14.  On 18 March 1998 the Krasnogorsk Town Court examined the merits of the applicant's claim and dismissed it. The judgment was given in the applicant's absence, and she learned of it from other plaintiffs on 28 May 1998, that is, after the procedural time-limit for appealing had already expired.

15.  On 8 October 1998 the Moscow Regional Court upheld the judgment of 18 March 1998 in respect of all the plaintiffs except the applicant.

16.  The applicant applied for the restoration of the procedural time-limit for appeal against the judgment of 18 March 1998, and on 15 February 1999 her request was granted.

17.  On 28 April 1999 the Moscow Regional Court quashed the judgment of 18 March 1998 in respect of the applicant because it had been given in her absence.

18.  On 16 June 1999 the Presidium of the Moscow Regional Court quashed the appeal decision of 8 October 1998 by way of supervisory review and remitted the case for fresh examination.

19.  On 2 August 1999 the case in respect of all the plaintiffs, including the applicant, was submitted to the Krasnogorsk Town Court.

B.  Second examination of the case

20.  On 5 October 1999 the hearing was adjourned until an unspecified date because the applicant had failed to appear.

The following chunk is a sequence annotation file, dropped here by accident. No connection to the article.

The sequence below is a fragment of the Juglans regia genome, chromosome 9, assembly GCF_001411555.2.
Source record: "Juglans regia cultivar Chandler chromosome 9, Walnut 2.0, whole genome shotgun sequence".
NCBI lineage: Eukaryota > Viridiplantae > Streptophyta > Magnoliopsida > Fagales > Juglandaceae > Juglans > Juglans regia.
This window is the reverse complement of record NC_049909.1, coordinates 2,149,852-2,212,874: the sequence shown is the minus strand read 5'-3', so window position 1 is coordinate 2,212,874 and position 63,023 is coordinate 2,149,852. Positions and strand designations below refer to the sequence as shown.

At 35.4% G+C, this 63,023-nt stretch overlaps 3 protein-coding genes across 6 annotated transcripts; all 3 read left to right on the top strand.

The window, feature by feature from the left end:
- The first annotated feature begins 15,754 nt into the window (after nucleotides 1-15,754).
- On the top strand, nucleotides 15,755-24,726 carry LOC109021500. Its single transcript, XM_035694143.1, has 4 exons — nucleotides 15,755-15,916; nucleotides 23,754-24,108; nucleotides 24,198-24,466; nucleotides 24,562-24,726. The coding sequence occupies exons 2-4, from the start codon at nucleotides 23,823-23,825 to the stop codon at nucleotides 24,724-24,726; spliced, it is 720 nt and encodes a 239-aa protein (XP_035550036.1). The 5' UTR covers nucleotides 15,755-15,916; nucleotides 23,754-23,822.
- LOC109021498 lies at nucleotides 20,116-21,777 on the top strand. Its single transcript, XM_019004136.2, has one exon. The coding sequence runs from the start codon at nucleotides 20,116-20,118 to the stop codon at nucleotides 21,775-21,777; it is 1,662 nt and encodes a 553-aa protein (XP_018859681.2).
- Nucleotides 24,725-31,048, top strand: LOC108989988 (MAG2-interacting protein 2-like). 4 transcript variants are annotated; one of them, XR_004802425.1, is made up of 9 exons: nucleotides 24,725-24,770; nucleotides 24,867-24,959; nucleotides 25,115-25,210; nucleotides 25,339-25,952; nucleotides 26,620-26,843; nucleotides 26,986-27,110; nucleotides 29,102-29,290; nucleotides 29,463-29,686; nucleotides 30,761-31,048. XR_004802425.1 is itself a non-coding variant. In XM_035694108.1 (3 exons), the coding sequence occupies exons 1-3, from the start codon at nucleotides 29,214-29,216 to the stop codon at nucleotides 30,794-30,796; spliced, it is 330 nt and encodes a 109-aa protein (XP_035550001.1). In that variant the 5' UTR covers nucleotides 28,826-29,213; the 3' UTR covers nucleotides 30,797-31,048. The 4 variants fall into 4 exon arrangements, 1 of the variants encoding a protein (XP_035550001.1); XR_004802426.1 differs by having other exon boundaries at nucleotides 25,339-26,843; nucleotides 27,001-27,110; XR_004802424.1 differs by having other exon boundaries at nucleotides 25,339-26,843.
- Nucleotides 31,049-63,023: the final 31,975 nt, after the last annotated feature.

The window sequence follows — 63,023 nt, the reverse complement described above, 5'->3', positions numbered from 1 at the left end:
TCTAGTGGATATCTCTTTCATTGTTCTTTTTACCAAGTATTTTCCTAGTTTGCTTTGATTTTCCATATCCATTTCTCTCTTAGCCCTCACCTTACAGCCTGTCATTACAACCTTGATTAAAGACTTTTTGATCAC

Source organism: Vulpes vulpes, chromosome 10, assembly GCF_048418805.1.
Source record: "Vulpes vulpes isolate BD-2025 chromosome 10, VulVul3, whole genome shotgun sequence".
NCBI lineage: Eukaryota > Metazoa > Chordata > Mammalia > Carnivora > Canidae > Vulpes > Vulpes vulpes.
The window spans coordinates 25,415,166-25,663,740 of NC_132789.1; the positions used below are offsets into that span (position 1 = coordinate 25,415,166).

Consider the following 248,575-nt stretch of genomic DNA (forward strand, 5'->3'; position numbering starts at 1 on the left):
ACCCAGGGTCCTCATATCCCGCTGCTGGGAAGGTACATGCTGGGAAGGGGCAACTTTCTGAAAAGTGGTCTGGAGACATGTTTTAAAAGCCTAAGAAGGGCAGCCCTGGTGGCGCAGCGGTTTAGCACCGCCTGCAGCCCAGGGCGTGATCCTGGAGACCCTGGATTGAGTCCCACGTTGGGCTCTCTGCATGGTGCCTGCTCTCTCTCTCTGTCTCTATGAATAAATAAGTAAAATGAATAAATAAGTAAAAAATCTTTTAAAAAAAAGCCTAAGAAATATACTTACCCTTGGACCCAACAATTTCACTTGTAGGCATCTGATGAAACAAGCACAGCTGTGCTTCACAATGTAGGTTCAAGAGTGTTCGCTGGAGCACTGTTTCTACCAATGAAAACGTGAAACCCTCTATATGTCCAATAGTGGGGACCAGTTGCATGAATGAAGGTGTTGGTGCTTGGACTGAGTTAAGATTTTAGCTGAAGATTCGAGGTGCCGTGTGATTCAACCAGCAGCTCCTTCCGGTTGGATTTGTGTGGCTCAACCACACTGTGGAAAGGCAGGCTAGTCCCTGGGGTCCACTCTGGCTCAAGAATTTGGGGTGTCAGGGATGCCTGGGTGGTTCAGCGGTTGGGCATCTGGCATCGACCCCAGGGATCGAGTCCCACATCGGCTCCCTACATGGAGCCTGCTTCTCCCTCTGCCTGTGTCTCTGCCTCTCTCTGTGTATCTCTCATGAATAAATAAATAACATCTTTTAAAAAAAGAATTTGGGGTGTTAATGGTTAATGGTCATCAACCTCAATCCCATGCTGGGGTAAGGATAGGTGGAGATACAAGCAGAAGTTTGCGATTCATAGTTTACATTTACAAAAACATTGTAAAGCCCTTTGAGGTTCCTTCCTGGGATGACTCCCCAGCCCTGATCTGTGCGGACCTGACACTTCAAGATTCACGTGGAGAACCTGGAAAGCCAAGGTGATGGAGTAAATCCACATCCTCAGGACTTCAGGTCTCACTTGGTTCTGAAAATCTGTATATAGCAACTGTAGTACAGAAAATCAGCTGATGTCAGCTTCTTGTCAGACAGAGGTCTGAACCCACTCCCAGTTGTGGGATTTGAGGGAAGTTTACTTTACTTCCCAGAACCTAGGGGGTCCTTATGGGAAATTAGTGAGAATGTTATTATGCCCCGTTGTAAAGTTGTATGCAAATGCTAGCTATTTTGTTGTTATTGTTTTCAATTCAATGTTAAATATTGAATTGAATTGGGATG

21.  On 15 November 1999 the proceedings were suspended until an unspecified date because the defendant's representative was ill.

22.  Following a complaint by the applicant, on 10 April 2000 the proceedings were resumed, and a hearing was scheduled for 5 May 2000.

23.  On 5 May 2000 the Krasnogorsk Town Court again dismissed the applicant's claims. On 4 June 2000 the Moscow Regional Court upheld the judgment on appeal.

24.  Following a request filed by the Deputy President of the Supreme Court of Russia on behalf of the applicant and other plaintiffs, on 25 July 2001 the Presidium of the Moscow Regional Court quashed the judgment of 5 May 2000, as upheld on 4 June 2000, by way of supervisory review, and remitted the case for fresh examination.

25.  The case file was remitted to the Krasnogorskiy Town Court on 9 August 2001.

C.  Third examination of the case

26.  During the period between 23 April and 30 September 2002 hearings were adjourned on four occasions owing to the defendant's failure to appear before the court.

27.  On 30 September 2002 a hearing was adjourned until 24 October 2002, on the court's initiative, in view of the necessity to obtain certain documents.

28.  On 24 October 2002 the hearing was adjourned until 22 November 2002, on the request of the defendant, for friendly-settlement negotiations.

29.  On 19 November 2002 the applicant asked the court to attach the defendant's property as a security measure.

30.  Following a request by the applicant, on 22 November 2002 the applicant's case was disjoined from the cases lodged by the other plaintiffs. The hearing was adjourned until 27 March 2003.

31.  On 27 March 2003 the applicant amended her claims. The hearing was adjourned until 3 June 2003 because of the necessity to obtain certain documents and because of a further amendment to the applicant's claims.

32.  In the period between 3 June and 21 October 2003, and between 21 December 2003 and 15 March 2004 hearings were adjourned on four occasions because the defendant had failed to appear before the court.